9. Mr.Agrawal, learned counsel appearing for the defendant nos.1 to 7 submits that his clients are illiterate and are tribal and were unable to pursue the matter before the learned trial Judge with due diligence and also because of their agricultural responsibilities. He submits that when the defendant no.4 visited the advocate appearing for the defendant nos.1 to 7 in the High Court along with documents, they came across a certificate issued by the authorities under section 32(M) of the BTAL Act in respect of the suit property. The defendant nos.1 to 7 had already placed on record other relevant documents in the form of 7x12 extract and mutation entries. He submits that the name of Sonubai Shankar Gangurde was already deleted from the ownership column and was entered in other rights column, whereas the names of Chindhu Fakira Satale and Vishnu Fakira Satale were entered as the owners who were brothers of Fulji Dhondi Satale and submits that the sale deed executed in favour of Sonubai Shankar Gangurde has been already cancelled by the authorities as is clear from the mutation entry nos.430 and 446 and in place of that entries, entry no.430 is recorded according to which in view of section 32(M) of the BTAL Act, the certificate issued under the said BTAL Act, the certificate of sale dated 1st September, 1963 was given in favour of Fulji Dhondi Satale in view of section 43 of the said BTAL Act.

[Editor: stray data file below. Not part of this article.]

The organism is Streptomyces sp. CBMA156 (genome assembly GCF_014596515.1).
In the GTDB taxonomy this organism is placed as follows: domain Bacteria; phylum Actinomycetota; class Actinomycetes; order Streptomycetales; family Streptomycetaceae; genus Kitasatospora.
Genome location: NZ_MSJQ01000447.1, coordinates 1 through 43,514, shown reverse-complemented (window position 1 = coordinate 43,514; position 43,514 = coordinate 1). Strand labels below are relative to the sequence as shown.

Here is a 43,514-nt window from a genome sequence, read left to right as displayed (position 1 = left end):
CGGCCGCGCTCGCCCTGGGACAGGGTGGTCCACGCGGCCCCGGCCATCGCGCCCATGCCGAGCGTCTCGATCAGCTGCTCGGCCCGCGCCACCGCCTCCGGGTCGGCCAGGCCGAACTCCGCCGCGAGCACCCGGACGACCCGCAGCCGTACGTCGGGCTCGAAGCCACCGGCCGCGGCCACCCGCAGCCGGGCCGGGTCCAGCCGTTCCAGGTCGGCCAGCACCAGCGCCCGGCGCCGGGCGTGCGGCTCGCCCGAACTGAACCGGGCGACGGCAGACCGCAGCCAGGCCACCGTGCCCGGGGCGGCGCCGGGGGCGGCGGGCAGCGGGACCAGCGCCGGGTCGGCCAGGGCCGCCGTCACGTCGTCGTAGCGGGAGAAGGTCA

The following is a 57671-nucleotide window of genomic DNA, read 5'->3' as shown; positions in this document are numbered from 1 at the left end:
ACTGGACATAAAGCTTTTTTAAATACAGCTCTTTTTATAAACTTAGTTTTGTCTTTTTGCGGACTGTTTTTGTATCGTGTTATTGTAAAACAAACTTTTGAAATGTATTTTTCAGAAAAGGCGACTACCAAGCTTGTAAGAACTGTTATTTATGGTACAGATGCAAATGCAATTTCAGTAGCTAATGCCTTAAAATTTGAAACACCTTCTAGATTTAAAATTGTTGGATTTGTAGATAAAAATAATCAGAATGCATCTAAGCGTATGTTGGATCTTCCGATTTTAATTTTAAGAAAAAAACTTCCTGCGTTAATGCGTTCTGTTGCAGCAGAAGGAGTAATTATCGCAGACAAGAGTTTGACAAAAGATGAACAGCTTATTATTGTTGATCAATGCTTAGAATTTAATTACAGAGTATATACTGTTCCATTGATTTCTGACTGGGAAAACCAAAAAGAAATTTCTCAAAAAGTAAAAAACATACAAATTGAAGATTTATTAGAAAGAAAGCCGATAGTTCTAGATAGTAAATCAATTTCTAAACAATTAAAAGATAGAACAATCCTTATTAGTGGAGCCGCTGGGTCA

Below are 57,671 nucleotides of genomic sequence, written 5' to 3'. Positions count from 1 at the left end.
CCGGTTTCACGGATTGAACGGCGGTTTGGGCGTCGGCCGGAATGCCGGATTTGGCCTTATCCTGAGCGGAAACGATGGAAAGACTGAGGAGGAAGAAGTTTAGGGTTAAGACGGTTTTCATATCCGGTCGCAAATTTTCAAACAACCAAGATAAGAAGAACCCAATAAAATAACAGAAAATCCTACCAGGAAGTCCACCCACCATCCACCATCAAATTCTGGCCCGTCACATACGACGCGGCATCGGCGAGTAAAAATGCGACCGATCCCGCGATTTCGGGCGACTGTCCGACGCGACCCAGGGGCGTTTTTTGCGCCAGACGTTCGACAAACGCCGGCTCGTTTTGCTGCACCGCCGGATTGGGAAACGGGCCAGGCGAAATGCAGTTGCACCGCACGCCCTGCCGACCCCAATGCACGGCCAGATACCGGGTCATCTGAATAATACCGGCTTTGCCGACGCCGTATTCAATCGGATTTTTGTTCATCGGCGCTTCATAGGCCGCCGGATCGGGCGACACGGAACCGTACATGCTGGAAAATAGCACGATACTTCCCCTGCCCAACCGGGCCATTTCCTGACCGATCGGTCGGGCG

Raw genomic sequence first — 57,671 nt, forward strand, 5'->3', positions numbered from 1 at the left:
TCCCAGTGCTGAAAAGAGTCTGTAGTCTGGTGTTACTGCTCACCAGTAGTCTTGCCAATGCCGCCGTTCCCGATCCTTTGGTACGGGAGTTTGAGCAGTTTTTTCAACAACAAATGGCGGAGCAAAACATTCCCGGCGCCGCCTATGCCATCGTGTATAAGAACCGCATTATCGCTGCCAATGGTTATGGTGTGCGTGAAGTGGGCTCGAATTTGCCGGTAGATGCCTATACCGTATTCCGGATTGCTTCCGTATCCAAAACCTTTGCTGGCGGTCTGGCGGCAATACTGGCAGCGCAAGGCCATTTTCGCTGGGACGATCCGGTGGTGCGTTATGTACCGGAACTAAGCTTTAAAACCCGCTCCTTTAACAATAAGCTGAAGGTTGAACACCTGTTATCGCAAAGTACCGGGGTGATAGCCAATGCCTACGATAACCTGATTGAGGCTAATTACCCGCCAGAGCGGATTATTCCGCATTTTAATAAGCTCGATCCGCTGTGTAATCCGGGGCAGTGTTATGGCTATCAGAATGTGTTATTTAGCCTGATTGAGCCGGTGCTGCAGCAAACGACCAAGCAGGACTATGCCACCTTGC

10. It is submitted that since the said certificate issued under section 32-M of the said BTAL Act is a public document and since the the appellants (defendant nos.1 to 7) could not produce the same for the reasons which were neither intentional nor deliberate, the defendant nos.1 to 7 be permitted to rely upon the said certificate showing the ownership of the suit land in favour of the defendant nos.1 to 7 and be taken on record and marked as exhibit. He submits that in view of the said certificate dated 1st September, 1963, the predecessor in title of the defendant nos.1 to 7 had become deemed purchaser of the suit land and thus the plaintiffs and their predecessor in title have no right right, title and interest of any nature whatsoever in the suit property.

11. Mr.Agrawal, learned counsel appearing for the defendant nos.1 to 7 placed reliance on the judgment of the Supreme Court in case of Saraswatibai Trimbak Gaikwad vs. Damodhar D. Motiwale and Ors. 2002(2) ALL MR 944 and in particular paragraphs 17, 19 and 24.